Annett


Direct link Reply with quote
 


To report site rules violations or get help, contact a site moderator:

Moderator(s) of this forum
Maria Castro[Call to this topic]

You can also contact site staff by submitting a support request »

Where does your translation end up?

Advanced search


Translation news





Déjà Vu X3
Try it, Love it

Find out why Déjà Vu is today the most flexible, customizable and user-friendly tool on the market. See the brand new features in action: *Completely redesigned user interface *Live Preview *Inline spell checking *Inline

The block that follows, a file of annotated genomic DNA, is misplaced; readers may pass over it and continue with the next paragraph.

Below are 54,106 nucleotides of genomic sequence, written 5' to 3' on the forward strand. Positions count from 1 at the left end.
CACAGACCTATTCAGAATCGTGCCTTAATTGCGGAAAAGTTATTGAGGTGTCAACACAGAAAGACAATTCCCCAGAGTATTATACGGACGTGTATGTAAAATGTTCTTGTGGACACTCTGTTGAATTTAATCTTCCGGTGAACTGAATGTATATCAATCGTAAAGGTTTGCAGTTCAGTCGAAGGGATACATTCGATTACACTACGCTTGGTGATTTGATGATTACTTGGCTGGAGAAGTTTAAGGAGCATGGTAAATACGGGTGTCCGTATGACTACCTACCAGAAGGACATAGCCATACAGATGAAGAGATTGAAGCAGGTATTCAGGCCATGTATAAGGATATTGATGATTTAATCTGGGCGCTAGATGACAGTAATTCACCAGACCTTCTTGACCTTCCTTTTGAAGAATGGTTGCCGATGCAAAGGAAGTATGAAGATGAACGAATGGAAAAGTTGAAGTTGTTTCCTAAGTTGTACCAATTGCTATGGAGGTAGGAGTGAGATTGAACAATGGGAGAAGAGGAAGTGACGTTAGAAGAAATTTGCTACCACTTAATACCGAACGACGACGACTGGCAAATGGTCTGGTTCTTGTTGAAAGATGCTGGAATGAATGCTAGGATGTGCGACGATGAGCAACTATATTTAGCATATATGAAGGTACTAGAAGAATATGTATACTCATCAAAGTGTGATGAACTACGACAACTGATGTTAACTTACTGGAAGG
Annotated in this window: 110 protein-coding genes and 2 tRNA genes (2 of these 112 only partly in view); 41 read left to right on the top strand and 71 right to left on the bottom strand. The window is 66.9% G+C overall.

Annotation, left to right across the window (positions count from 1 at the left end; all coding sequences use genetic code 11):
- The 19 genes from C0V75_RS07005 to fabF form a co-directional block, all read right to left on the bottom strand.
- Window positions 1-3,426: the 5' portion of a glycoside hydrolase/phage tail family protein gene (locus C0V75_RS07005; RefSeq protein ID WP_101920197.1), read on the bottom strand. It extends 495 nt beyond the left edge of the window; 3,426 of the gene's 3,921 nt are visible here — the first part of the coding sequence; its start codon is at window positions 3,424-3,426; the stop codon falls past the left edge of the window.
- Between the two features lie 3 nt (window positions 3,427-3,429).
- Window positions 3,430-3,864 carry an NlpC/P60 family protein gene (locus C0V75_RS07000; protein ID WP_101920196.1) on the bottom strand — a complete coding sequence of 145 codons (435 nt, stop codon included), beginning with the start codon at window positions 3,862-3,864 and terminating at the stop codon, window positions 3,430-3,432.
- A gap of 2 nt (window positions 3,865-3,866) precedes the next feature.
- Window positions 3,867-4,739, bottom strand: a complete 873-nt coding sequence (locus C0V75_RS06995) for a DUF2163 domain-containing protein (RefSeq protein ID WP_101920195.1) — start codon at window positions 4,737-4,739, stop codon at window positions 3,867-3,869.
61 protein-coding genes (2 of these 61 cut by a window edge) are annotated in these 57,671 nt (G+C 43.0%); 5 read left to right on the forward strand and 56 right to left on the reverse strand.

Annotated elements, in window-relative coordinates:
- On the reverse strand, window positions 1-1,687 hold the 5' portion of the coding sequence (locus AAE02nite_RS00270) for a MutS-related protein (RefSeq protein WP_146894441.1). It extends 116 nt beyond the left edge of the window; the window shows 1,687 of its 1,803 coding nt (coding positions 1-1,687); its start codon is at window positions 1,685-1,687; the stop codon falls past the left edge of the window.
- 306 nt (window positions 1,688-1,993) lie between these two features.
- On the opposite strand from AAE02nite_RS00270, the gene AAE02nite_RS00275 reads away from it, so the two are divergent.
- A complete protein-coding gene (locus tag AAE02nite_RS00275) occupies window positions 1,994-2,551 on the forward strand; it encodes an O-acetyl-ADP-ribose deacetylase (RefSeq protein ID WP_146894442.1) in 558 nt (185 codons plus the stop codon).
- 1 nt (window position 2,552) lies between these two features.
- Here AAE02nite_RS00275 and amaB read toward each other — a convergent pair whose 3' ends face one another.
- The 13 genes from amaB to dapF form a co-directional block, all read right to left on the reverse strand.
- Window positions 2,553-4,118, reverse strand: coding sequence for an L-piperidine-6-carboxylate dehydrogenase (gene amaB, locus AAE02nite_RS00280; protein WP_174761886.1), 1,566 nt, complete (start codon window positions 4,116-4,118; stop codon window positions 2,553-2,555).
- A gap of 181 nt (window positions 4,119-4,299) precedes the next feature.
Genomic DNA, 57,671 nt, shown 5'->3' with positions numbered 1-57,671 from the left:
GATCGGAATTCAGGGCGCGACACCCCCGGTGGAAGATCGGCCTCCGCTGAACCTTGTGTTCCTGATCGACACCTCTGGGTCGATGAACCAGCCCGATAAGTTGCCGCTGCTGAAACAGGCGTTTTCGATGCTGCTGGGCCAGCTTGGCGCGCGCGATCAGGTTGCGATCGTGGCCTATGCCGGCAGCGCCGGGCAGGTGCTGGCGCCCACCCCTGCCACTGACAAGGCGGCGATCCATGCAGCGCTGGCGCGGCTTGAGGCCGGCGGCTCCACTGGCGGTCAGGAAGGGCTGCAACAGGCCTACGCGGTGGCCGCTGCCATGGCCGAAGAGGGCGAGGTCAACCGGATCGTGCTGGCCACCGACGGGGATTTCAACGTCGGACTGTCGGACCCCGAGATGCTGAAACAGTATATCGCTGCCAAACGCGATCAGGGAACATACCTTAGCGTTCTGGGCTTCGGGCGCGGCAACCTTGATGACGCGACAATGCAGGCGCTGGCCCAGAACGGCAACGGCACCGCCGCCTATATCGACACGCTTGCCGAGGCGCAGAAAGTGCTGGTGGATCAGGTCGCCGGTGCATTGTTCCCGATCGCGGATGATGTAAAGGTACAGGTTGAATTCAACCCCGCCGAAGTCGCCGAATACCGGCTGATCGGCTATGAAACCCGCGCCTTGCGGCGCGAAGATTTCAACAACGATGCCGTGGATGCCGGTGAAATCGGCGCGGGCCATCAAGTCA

More info »
Wordfast Pro
Translation Memory Software for Any Platform

Exclusive discount for ProZ.com users! Save over 13% when purchasing Wordfast Pro through ProZ.com. Wordfast is the world's #1 provider of platform-independent Translation Memory software. Consistently ranked the most user-friendly and highest value

More info »



All of ProZ.com
  • All of ProZ.com
  • Term search
  • Jobs